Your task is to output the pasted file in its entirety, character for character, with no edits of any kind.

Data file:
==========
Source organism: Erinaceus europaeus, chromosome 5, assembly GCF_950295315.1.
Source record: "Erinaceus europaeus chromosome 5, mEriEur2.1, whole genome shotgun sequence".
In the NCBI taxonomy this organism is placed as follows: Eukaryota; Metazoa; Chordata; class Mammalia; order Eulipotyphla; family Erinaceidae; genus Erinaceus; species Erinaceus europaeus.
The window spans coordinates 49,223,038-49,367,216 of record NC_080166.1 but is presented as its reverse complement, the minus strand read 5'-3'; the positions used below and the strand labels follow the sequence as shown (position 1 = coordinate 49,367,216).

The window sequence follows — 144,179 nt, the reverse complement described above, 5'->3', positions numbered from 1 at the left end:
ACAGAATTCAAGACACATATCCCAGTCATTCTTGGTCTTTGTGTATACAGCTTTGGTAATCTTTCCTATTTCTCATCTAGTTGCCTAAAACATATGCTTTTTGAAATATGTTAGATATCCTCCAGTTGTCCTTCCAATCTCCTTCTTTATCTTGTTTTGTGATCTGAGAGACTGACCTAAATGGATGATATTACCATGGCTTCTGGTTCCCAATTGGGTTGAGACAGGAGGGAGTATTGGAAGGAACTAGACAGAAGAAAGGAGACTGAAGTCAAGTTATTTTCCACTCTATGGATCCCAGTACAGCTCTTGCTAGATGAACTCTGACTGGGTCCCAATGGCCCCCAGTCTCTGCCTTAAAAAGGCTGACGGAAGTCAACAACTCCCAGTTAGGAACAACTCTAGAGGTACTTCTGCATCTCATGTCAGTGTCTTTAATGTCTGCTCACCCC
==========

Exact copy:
Source organism: Erinaceus europaeus, chromosome 5, assembly GCF_950295315.1.
Source record: "Erinaceus europaeus chromosome 5, mEriEur2.1, whole genome shotgun sequence".
In the NCBI taxonomy this organism is placed as follows: Eukaryota; Metazoa; Chordata; class Mammalia; order Eulipotyphla; family Erinaceidae; genus Erinaceus; species Erinaceus europaeus.
The window spans coordinates 49,223,038-49,367,216 of record NC_080166.1 but is presented as its reverse complement, the minus strand read 5'-3'; the positions used below and the strand labels follow the sequence as shown (position 1 = coordinate 49,367,216).

The window sequence follows — 144,179 nt, the reverse complement described above, 5'->3', positions numbered from 1 at the left end:
ACAGAATTCAAGACACATATCCCAGTCATTCTTGGTCTTTGTGTATACAGCTTTGGTAATCTTTCCTATTTCTCATCTAGTTGCCTAAAACATATGCTTTTTGAAATATGTTAGATATCCTCCAGTTGTCCTTCCAATCTCCTTCTTTATCTTGTTTTGTGATCTGAGAGACTGACCTAAATGGATGATATTACCATGGCTTCTGGTTCCCAATTGGGTTGAGACAGGAGGGAGTATTGGAAGGAACTAGACAGAAGAAAGGAGACTGAAGTCAAGTTATTTTCCACTCTATGGATCCCAGTACAGCTCTTGCTAGATGAACTCTGACTGGGTCCCAATGGCCCCCAGTCTCTGCCTTAAAAAGGCTGACGGAAGTCAACAACTCCCAGTTAGGAACAACTCTAGAGGTACTTCTGCATCTCATGTCAGTGTCTTTAATGTCTGCTCACCCC